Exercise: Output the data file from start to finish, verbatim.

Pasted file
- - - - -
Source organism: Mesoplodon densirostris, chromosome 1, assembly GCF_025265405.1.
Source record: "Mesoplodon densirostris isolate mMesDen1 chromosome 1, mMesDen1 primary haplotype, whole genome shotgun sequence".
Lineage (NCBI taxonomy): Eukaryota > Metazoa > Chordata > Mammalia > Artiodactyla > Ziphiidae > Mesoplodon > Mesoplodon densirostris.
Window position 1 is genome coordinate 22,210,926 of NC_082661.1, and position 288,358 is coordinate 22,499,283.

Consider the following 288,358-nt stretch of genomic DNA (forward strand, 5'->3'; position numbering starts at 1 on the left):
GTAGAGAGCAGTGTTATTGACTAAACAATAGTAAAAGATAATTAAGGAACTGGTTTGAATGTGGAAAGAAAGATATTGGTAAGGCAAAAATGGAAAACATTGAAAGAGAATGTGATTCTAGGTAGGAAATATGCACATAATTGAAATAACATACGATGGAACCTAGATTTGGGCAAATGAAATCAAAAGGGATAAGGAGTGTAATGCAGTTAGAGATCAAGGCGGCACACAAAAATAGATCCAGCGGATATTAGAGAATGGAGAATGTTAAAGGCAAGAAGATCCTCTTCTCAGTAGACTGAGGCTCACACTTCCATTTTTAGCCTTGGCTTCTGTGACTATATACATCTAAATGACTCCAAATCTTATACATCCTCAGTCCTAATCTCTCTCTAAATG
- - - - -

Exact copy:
Source organism: Mesoplodon densirostris, chromosome 1, assembly GCF_025265405.1.
Source record: "Mesoplodon densirostris isolate mMesDen1 chromosome 1, mMesDen1 primary haplotype, whole genome shotgun sequence".
Lineage (NCBI taxonomy): Eukaryota > Metazoa > Chordata > Mammalia > Artiodactyla > Ziphiidae > Mesoplodon > Mesoplodon densirostris.
Window position 1 is genome coordinate 22,210,926 of NC_082661.1, and position 288,358 is coordinate 22,499,283.

Consider the following 288,358-nt stretch of genomic DNA (forward strand, 5'->3'; position numbering starts at 1 on the left):
GTAGAGAGCAGTGTTATTGACTAAACAATAGTAAAAGATAATTAAGGAACTGGTTTGAATGTGGAAAGAAAGATATTGGTAAGGCAAAAATGGAAAACATTGAAAGAGAATGTGATTCTAGGTAGGAAATATGCACATAATTGAAATAACATACGATGGAACCTAGATTTGGGCAAATGAAATCAAAAGGGATAAGGAGTGTAATGCAGTTAGAGATCAAGGCGGCACACAAAAATAGATCCAGCGGATATTAGAGAATGGAGAATGTTAAAGGCAAGAAGATCCTCTTCTCAGTAGACTGAGGCTCACACTTCCATTTTTAGCCTTGGCTTCTGTGACTATATACATCTAAATGACTCCAAATCTTATACATCCTCAGTCCTAATCTCTCTCTAAATG